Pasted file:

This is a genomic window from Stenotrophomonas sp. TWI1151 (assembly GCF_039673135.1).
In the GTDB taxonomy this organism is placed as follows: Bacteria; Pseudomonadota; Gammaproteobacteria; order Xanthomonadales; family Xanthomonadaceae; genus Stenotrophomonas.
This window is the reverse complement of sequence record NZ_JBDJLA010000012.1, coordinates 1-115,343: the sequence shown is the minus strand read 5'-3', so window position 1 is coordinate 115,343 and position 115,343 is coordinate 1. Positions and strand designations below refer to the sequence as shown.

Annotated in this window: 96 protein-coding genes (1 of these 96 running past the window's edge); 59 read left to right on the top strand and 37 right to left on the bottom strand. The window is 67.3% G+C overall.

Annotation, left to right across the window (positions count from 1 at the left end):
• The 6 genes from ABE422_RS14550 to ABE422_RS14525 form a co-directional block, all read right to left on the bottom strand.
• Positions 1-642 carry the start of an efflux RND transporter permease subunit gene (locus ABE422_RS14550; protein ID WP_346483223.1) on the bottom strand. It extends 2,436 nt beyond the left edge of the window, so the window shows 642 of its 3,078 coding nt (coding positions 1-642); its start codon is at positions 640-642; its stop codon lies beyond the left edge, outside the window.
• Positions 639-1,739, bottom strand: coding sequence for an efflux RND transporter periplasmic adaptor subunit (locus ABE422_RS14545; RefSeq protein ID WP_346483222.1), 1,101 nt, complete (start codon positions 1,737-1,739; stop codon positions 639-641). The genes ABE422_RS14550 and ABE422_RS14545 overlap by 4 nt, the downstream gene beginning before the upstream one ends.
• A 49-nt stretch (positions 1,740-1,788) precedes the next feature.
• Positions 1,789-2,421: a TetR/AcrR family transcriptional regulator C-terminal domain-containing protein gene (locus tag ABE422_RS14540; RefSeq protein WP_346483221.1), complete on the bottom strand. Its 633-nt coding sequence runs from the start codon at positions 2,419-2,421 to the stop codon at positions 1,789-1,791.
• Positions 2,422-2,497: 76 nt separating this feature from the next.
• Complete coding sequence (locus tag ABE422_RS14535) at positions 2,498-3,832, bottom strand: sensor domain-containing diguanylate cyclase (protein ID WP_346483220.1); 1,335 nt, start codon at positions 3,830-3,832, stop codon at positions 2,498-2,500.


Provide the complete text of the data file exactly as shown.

This is a genomic window from Stenotrophomonas sp. TWI1151 (assembly GCF_039673135.1).
In the GTDB taxonomy this organism is placed as follows: Bacteria; Pseudomonadota; Gammaproteobacteria; order Xanthomonadales; family Xanthomonadaceae; genus Stenotrophomonas.
This window is the reverse complement of sequence record NZ_JBDJLA010000012.1, coordinates 1-115,343: the sequence shown is the minus strand read 5'-3', so window position 1 is coordinate 115,343 and position 115,343 is coordinate 1. Positions and strand designations below refer to the sequence as shown.

Annotated in this window: 96 protein-coding genes (1 of these 96 running past the window's edge); 59 read left to right on the top strand and 37 right to left on the bottom strand. The window is 67.3% G+C overall.

Annotation, left to right across the window (positions count from 1 at the left end):
• The 6 genes from ABE422_RS14550 to ABE422_RS14525 form a co-directional block, all read right to left on the bottom strand.
• Positions 1-642 carry the start of an efflux RND transporter permease subunit gene (locus ABE422_RS14550; protein ID WP_346483223.1) on the bottom strand. It extends 2,436 nt beyond the left edge of the window, so the window shows 642 of its 3,078 coding nt (coding positions 1-642); its start codon is at positions 640-642; its stop codon lies beyond the left edge, outside the window.
• Positions 639-1,739, bottom strand: coding sequence for an efflux RND transporter periplasmic adaptor subunit (locus ABE422_RS14545; RefSeq protein ID WP_346483222.1), 1,101 nt, complete (start codon positions 1,737-1,739; stop codon positions 639-641). The genes ABE422_RS14550 and ABE422_RS14545 overlap by 4 nt, the downstream gene beginning before the upstream one ends.
• A 49-nt stretch (positions 1,740-1,788) precedes the next feature.
• Positions 1,789-2,421: a TetR/AcrR family transcriptional regulator C-terminal domain-containing protein gene (locus tag ABE422_RS14540; RefSeq protein WP_346483221.1), complete on the bottom strand. Its 633-nt coding sequence runs from the start codon at positions 2,419-2,421 to the stop codon at positions 1,789-1,791.
• Positions 2,422-2,497: 76 nt separating this feature from the next.
• Complete coding sequence (locus tag ABE422_RS14535) at positions 2,498-3,832, bottom strand: sensor domain-containing diguanylate cyclase (protein ID WP_346483220.1); 1,335 nt, start codon at positions 3,830-3,832, stop codon at positions 2,498-2,500.